Capturing the work of caregivers over time permitted the exploration of themes that dynamically changed in response to the progression of heart failure. The importance of the various types of work changed based on the spouse’s illness trajectory. During times of exacerbation, caregivers adopted a “day-to-day” outlook and concentrated on the medical needs of their spouses. During times of medical stability, the types of work at the forefront of the discussions ranged from maintaining the household, scheduling and coordinating appointments, returning to work, and assuming new roles that their spouses were unable to complete due to heart failure. Previous research supports the changing and responsive experience of the caregiver based on the changing course of the individual’s illness (Hupcey, Fenstermacher, Kitko, & Penrod, 2010  ). Each of the six identified work themes support the premise of a process or interaction between the spouses in the context of heart failure. The findings support existing research that caregiving is much more comprehensive than the visible tasks and includes invisible tasks (A.M. Clark et al., 2008  ).

The busy caregiving schedule or perceived lack of support may result in the caregiver neglecting his or her own self-care. Shaw et al. (1997  ) reported a similar finding of reluctance among caregivers to schedule hospital care at times when the spouse appeared to have the greatest caregiving needs. This finding has important implications for health care providers and speaks volumes for the necessity to embrace caregivers as coproviders and corecipients of care.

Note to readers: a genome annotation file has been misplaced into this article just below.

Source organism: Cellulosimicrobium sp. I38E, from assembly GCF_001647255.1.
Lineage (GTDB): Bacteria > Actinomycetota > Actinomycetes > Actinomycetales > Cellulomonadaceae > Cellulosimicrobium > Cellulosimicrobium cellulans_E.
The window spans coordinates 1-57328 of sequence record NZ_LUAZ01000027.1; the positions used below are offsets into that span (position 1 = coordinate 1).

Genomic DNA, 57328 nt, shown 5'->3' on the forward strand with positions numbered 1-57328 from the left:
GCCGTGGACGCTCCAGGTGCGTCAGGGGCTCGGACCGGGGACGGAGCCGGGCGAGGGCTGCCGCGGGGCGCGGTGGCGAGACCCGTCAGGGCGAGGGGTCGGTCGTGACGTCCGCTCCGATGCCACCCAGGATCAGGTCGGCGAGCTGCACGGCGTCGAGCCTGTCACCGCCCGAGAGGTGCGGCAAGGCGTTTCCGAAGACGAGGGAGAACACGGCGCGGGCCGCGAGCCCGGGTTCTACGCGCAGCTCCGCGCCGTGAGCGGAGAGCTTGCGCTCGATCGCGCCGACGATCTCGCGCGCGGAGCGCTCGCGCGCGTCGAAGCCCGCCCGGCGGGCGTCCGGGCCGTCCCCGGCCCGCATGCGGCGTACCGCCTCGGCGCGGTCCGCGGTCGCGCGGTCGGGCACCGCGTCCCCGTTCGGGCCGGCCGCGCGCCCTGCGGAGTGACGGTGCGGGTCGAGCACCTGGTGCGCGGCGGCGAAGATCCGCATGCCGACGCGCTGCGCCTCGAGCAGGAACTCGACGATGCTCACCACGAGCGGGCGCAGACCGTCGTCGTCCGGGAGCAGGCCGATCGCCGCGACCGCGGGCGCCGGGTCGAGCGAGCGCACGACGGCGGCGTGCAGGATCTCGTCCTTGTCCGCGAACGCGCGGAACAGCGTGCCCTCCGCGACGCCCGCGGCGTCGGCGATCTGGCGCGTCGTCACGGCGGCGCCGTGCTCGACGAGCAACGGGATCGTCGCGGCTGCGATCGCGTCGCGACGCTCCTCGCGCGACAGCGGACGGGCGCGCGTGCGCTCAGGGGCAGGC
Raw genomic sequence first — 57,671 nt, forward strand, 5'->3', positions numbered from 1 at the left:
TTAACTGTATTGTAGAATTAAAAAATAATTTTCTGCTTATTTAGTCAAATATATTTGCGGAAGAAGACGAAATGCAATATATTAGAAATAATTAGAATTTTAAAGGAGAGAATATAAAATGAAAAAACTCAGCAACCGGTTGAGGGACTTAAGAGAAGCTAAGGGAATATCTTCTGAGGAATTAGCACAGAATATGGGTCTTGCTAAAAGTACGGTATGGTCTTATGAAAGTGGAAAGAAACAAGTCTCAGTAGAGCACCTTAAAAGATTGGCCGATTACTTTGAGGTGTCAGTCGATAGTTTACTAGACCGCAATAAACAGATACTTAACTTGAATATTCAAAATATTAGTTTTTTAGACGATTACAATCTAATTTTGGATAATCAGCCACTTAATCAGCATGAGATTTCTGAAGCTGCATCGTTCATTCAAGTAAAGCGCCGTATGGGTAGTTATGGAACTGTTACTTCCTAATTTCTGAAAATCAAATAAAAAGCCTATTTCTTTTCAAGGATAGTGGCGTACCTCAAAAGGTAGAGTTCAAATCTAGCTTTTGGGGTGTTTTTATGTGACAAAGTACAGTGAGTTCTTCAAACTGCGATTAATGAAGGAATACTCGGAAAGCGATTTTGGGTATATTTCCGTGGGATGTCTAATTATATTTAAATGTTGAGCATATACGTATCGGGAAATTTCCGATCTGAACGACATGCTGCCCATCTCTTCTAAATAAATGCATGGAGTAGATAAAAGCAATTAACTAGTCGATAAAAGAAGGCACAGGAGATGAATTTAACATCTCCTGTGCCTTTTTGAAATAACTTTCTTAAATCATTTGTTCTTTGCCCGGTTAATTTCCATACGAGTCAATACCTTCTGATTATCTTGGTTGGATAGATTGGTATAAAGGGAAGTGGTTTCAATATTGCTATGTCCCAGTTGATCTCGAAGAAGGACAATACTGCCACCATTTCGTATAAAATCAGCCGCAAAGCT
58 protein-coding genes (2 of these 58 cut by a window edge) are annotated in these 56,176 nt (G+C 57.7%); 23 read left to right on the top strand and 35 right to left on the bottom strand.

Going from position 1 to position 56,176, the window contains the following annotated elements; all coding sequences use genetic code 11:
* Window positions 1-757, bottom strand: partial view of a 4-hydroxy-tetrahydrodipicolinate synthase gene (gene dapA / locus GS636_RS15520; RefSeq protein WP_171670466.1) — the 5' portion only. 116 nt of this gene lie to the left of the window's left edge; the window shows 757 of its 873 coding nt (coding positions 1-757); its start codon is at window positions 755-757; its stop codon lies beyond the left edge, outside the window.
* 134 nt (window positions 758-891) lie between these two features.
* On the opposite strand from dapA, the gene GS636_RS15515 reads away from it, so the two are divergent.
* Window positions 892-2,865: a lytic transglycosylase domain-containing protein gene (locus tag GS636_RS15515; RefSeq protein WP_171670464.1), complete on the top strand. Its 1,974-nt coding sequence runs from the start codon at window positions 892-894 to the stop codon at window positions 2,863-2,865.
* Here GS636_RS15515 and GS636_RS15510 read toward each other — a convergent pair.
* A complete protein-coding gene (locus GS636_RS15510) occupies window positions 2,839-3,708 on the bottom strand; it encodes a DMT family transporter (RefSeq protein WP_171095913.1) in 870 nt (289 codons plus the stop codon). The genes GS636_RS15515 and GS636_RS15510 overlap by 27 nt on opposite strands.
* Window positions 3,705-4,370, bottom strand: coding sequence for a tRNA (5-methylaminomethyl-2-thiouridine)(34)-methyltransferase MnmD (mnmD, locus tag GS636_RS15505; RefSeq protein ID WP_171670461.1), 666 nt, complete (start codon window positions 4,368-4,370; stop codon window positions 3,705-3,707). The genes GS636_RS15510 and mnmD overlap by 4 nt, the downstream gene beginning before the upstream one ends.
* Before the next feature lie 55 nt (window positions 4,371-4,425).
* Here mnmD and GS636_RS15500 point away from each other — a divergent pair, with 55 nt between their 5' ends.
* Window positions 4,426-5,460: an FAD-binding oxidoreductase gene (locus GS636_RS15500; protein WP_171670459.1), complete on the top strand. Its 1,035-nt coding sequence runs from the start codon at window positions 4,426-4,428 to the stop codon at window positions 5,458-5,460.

Consistent with the literature, in times of relative stability the participants spoke of their attempts to foster more independence and maintain normalcy in the care recipient (Houldin, 2007  ; Pickens, O’Reilly, & Sharp, 2010  ). It is often during these times of medical stability that the work of the spousal caregiver goes unnoticed by health care providers.

Understanding the caregiving role has remained underdeveloped, especially in exploration of the complexities of chronic disease management. The findings of this study provide a theoretical explanation of the work involved in providing care to a spouse with heart failure over time during periods of exacerbation as well as medical stability. The results also add a unique perspective to the extant body of literature on spousal caregivers of individuals with heart failure. Descriptions of the changes over time provide a global view of the various types of work manifested by the caregiver that occurred throughout the progression of heart failure and how the types of work change based on the older spouses’ changing course of illness.